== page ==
Long-divided DUMBO was reunited on Monday when the city finally reopened a walkway under the Manhattan Bridge overpass to pedestrian traffic.
The Manhattan Bridge archway, which is actually a portion of Water Street between Adams Street and Anchorage Place, will now serve the public as a plaza and walkway between East DUMBO and West DUMBO — which, as The Brooklyn Paper reported, have developed different cultures and customs over the years, despite their proximity.
By next fall, in time for the bridge’s 100th birthday in October 2009, it will expand to a full-fledged venue with $500,000 in benches, elaborate lighting, and landscaping.
“It’s like the reunification of Berlin,” said Councilman David Yassky (D-Brooklyn Heights), referring to the fall of the Berlin Wall and, leter, evoking the historic moment when Allied forces met their Soviet counterparts at the Elbe River in 1945. “The reality is that [the wall] has been a needless division of two points of the neighborhood. … It’s a magnificent public space that is totally in keeping with the DUMBO ‘industrial chic’ ethic.”
If Yassky’s comment sounds over the top, you don’t know DUMBO. Around about the time that President Reagan was in Berlin telling Mikhail Gorbachev to “tear down this wall,” the city was doing the opposite for its once unified DUMBO residents, sealing off the 7,000-square-foot archway that once connected the eastern and western part of Water Street.
Yet even as the Berlin Wall fell, the Cold War ended, the Soviet Union collapsed and Reagan got an airport named after him, the Department of Transportation continued to use the picturesque spot to store equipment.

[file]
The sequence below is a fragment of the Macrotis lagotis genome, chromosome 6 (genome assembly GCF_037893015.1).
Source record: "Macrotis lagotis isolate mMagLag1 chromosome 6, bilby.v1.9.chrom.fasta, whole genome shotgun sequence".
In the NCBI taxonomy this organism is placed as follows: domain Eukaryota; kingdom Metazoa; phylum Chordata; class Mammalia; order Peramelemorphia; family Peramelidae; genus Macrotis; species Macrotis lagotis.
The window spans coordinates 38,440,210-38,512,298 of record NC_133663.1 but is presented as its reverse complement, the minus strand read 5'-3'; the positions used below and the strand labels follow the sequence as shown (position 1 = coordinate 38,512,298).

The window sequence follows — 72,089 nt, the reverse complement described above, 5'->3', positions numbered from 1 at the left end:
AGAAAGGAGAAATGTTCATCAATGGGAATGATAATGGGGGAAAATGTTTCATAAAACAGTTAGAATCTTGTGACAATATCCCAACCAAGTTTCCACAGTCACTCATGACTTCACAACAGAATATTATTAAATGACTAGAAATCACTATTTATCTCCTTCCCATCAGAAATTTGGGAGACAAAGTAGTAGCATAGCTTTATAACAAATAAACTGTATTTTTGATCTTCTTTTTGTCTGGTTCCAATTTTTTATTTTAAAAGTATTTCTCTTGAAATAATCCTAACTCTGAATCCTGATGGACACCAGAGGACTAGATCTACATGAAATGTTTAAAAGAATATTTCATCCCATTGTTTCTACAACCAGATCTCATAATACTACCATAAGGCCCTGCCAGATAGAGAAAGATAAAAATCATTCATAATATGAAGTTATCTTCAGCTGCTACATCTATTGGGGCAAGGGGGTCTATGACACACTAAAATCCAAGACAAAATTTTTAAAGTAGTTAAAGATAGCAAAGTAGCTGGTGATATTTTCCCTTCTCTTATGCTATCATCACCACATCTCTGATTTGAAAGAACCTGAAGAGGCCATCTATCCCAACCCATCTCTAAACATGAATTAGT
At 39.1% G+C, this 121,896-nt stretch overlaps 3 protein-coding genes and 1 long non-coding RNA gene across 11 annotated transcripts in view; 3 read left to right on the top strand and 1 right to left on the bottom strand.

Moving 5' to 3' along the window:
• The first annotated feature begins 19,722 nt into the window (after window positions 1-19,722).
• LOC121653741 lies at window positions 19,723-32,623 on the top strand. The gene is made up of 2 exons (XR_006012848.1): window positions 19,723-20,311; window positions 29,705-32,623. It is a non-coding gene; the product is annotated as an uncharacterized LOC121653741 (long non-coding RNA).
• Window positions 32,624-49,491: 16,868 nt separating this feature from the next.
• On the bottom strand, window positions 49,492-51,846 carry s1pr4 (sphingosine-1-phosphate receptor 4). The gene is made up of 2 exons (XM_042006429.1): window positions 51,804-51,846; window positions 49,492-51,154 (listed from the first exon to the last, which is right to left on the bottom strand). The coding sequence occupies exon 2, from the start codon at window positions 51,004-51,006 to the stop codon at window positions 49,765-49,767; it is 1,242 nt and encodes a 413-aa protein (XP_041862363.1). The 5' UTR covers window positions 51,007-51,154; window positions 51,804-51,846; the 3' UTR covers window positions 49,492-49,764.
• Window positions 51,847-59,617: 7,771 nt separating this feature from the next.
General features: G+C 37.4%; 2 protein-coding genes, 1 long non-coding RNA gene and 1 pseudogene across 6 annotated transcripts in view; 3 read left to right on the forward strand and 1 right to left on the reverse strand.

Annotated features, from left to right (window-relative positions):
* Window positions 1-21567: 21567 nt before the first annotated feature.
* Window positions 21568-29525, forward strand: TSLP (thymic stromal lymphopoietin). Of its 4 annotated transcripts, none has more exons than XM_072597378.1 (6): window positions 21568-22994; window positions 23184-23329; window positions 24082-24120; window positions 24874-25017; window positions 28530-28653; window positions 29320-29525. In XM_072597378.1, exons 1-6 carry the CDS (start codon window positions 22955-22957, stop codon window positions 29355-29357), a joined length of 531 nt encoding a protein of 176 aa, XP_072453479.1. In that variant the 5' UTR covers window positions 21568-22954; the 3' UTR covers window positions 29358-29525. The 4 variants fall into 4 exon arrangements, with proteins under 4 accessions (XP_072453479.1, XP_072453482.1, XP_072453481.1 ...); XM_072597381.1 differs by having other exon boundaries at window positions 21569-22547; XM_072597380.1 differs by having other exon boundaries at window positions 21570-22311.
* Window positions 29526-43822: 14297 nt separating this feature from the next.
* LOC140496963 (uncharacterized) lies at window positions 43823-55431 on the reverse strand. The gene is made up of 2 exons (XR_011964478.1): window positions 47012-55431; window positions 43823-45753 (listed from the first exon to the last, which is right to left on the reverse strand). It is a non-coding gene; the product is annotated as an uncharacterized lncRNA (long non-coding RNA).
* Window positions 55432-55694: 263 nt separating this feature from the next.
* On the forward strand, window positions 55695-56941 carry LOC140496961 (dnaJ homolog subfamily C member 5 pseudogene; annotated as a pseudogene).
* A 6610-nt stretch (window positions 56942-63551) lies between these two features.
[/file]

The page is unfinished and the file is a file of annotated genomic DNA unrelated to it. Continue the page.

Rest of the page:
For several years, the DUMBO Improvement District has pushed for the archway to be turned into a walkway so that West DUMBO residents, eager to sit in the Pearl Street Triangle or access the furniture shops along Jay Street, or East DUMBO residents hoping to visit a gallery or get a Jacques Torres cookie, would no longer be forced to circumnavigate the bridge or go out of their way by using Front Street.
Now, between 8 am and 4 pm, intra-DUMBO pedestrians can stay on Water Street. The throughway will be fully open for 24-hours a day next fall.
Improvement District Executive Director Kate Kerrigan said she hopes to include art exhibits by local artist groups and events in the space, starting in the fall once the preliminary restoration work is finished.
“It’s something that the whole community’s been looking to achieve, and it’s really about the connectivity, recapturing of open space,” said Kerrigan.
The well-received opening of this public space comes just weeks after the Department of Transportation gave itself a black eye by seizing another neighborhood open space, the just-cleared area under the Brooklyn Bridge where the 1920s-era Purchase Building had stood. That building was knocked down by the Brooklyn Bridge Park Development Corporation to build a grand public piazza that was set to open next fall — until the city took it back for at least another five years.
“They got this one right at least,” said one Brooklyn Bridge Park insider.